Chatham in Barnstable County, Massachusetts — The American Northeast (New England)
The Battle of Chatham Harbor
during the Revolutionary War occurred in Chatham Harbor,
near this site, on 20 June 1782.
At sunrise, crew members from a British privateer were discovered in Chathamís East Harbor, attempting to sail away three unmanned vessels as prizes of war. The alarm cannon on Watch Hill alerted the town militia who assembled quickly and opened fire on the British from the shore. When the largest of the three vessels went aground, the intruders took to small boats and headed back to their ship, anchored off-shore. They were hotly pursued by the militiamen, also in small boats, although the British privateersmen escaped, the Chatham vessels were recovered, and victory belongs to the determined, long-suffering townspeople. Since 1776, British Seapower had stifled their livelihood from the sea; nevertheless, they continued to give loyal support to the nationís war for independence.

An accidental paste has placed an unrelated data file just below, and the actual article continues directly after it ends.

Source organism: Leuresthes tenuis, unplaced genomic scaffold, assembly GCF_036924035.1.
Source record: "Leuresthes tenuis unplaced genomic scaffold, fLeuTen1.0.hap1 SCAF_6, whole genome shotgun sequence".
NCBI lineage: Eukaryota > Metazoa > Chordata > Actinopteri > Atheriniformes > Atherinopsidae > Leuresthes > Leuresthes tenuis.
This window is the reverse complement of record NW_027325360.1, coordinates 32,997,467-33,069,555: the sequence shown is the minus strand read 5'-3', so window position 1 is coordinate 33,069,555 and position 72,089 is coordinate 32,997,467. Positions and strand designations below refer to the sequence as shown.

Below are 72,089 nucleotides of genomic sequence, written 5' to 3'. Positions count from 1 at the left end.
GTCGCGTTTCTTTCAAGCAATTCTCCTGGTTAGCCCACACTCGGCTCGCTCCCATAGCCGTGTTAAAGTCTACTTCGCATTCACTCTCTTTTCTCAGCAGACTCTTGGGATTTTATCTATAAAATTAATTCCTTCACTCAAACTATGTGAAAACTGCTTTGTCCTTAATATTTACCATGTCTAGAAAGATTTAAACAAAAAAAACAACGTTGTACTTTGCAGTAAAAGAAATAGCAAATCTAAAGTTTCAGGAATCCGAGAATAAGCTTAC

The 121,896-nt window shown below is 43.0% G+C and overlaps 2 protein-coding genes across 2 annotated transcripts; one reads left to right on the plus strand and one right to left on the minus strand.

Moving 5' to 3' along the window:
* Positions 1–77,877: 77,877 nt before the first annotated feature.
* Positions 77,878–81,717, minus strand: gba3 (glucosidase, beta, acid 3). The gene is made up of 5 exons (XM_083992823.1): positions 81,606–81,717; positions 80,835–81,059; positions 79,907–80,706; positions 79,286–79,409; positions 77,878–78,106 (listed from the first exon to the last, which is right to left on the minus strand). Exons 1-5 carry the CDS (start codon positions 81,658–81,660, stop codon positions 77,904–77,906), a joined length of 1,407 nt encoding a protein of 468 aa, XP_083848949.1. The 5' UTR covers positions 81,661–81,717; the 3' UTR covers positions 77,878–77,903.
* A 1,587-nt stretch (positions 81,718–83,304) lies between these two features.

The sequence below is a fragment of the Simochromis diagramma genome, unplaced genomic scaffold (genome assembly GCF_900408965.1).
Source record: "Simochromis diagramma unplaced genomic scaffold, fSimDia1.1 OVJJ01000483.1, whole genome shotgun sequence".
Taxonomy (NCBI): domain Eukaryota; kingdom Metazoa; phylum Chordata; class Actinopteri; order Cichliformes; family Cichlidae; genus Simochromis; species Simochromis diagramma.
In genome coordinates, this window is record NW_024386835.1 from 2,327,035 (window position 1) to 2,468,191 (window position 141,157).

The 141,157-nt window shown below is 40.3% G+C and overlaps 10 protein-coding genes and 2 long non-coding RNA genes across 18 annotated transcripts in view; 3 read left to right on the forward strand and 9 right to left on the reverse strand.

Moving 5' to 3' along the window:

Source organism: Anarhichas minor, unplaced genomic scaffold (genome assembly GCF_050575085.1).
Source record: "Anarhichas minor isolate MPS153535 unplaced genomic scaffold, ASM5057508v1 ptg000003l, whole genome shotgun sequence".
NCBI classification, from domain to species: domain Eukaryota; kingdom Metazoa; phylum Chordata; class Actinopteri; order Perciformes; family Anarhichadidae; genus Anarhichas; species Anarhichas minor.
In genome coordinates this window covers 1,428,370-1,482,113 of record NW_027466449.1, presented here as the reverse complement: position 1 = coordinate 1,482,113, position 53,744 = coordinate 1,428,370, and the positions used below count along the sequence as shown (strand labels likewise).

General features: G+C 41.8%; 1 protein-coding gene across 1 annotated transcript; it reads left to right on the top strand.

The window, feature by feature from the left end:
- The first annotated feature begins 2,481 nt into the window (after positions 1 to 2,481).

Chathamís National Bicentennial Celebration.
Erected 1978 by Town of Chatham.
Location. 41° 40.321′ N, 69° 56.928′ W. Marker is in Chatham, Massachusetts, in Barnstable County. Marker is on Main Street. Touch for map
Other nearby markers. At least 8 other markers are within 9 miles of this marker, measured as the crow flies. History of Chatham Lighthouse (about 300 feet away, measured in a direct line); The Mayflower Story (about 300 feet away); The Rescue of the Pendleton (about 400 feet away); In Memory of the Pioneers of Chatham (approx. 0.8 miles away); Samuel De Champlain (approx. 0.9 miles away); Chatham Radio/WCC (approx. 2.8 miles away); French–Atlantic Cable Company (approx. 8.3 miles away); Jonathan Young Mill (approx. 8.6 miles away). Touch for a list and map of all markers in Chatham.
Regarding The Battle of Chatham Harbor. This plaque is mounted on a stone and is located at the edge of a hedge.
Categories. • War, US Revolutionary •
Credits. This page was last revised on June 16, 2016. This page originally submitted on November 1, 2014, by Byron Hooks of Sandy Springs, Georgia. This page has been viewed 325 times since then. Photos: 1, 2. submitted on November 1, 2014, by Byron Hooks of Sandy Springs, Georgia. • Bill Pfingsten was the editor who published this page.